In our bodies, and in our lives, and in our relationships, we're holding the necessity of learning how to re-weave a fabric of real relationality that is strong enough to cross and hold all of that. And of course, again, as above, so below. The same things that we have to learn to be able to hold relationships with our partner who is a bullet shot out of the gun of this grand catastrophe as are you. And we need to find some way of staying in a beautiful orbit without the least bit of mutual domination, whether it's authoritarian or passive-aggressive. To hold the context that embodies the story, embodies the narrative of what is the right way for human beings to be in relationship with each other so that your child is learning that, drinking that in through their skin and through their breaths. And not merely through their ear holes and, later, eye holes as you try to articulate, "Do as I say, and not as I do."
[00:39:15] JS: Well, this is so important. The word embody is so important. The distinction between conceptualizing and actually having an embodied experience of that thing. And what we're essentially talking about is the family unit becoming the prototype or the first experience of society wherein it's not about me. It's about us. The interdependence.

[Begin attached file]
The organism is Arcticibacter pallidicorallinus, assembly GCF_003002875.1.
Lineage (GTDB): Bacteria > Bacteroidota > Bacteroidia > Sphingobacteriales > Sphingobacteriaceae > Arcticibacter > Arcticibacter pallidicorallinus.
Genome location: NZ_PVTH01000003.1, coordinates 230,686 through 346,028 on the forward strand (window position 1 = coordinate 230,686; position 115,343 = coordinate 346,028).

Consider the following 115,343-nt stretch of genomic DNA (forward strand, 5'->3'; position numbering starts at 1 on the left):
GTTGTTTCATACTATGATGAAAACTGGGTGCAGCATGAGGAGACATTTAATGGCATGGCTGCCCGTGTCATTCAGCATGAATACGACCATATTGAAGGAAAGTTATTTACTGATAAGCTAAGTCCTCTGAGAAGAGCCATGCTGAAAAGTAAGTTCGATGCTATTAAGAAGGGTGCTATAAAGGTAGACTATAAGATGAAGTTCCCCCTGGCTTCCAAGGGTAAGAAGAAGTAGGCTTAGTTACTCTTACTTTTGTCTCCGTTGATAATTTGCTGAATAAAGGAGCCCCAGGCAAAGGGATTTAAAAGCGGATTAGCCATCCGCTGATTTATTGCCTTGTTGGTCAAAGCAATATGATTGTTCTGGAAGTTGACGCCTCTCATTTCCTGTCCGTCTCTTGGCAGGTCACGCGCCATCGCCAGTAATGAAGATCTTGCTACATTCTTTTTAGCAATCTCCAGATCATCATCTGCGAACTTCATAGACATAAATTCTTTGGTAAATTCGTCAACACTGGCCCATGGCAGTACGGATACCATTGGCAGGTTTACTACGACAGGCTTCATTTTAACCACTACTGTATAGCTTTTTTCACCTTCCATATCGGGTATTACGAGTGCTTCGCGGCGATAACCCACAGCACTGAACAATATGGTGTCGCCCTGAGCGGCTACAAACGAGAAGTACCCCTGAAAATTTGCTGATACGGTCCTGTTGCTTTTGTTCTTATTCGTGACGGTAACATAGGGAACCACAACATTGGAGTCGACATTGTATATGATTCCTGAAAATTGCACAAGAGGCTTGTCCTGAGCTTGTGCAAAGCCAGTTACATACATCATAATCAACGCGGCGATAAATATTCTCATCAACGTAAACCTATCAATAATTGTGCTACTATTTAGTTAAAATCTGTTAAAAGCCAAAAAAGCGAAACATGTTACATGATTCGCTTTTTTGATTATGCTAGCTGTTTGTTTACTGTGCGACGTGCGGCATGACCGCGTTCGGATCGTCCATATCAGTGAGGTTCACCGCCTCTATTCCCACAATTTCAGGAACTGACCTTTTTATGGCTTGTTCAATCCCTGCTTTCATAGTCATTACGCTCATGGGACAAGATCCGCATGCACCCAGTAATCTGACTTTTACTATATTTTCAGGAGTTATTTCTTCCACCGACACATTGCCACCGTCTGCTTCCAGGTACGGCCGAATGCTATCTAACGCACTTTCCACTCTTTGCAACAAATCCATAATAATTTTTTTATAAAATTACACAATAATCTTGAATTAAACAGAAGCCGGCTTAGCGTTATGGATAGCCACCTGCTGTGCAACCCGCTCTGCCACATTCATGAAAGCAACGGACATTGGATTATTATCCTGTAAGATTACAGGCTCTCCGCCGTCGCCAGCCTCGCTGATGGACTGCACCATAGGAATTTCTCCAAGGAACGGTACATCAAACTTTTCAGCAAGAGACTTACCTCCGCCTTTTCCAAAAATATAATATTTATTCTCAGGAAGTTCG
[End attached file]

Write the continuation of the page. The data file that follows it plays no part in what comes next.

When I think about how I make decisions for my – it's a family unit decision. It's not a decision for Jenny. With constraints associated with Max, and Sabine, and Leo and Everest, right? And this is actually where, to go back to the personal part of my story, this is why, for me, when I was contemplating what to do during those years. And this was when my husband was doing the startup that was really intense. And I thought about what would it mean for my family right now if I was leaning into my career? It would just be a mess. Two stressed-out parents outsourcing to other people.
I made what I felt was the right decision for my family unit because I saw it as a family unit. And I think that having children grow up in a space that is embodied not about me, but about us, is actually also incredibly important.
[00:40:38] JF: Yeah. How do we find that tone where there's a way where we really do actually meet everybody's needs well? Yeah? Right? Mom can't be in a sacrificial mode. That's a form of tyranny clearly. Mom's body and mind and soul are going to be at war with her and it's going to show up in all kinds of crazy bad ways for herself, for her partner, and for her child. Mom has to be supported, nurtured and thriving, because that's the only way that she can actually embody the story for a baby who's going to be growing up looking and becoming whatever mom actually is. There's a, "How do we find that tone? How do we collaborate on that space?" Now, again, as above, so below. How do we do that as a human family?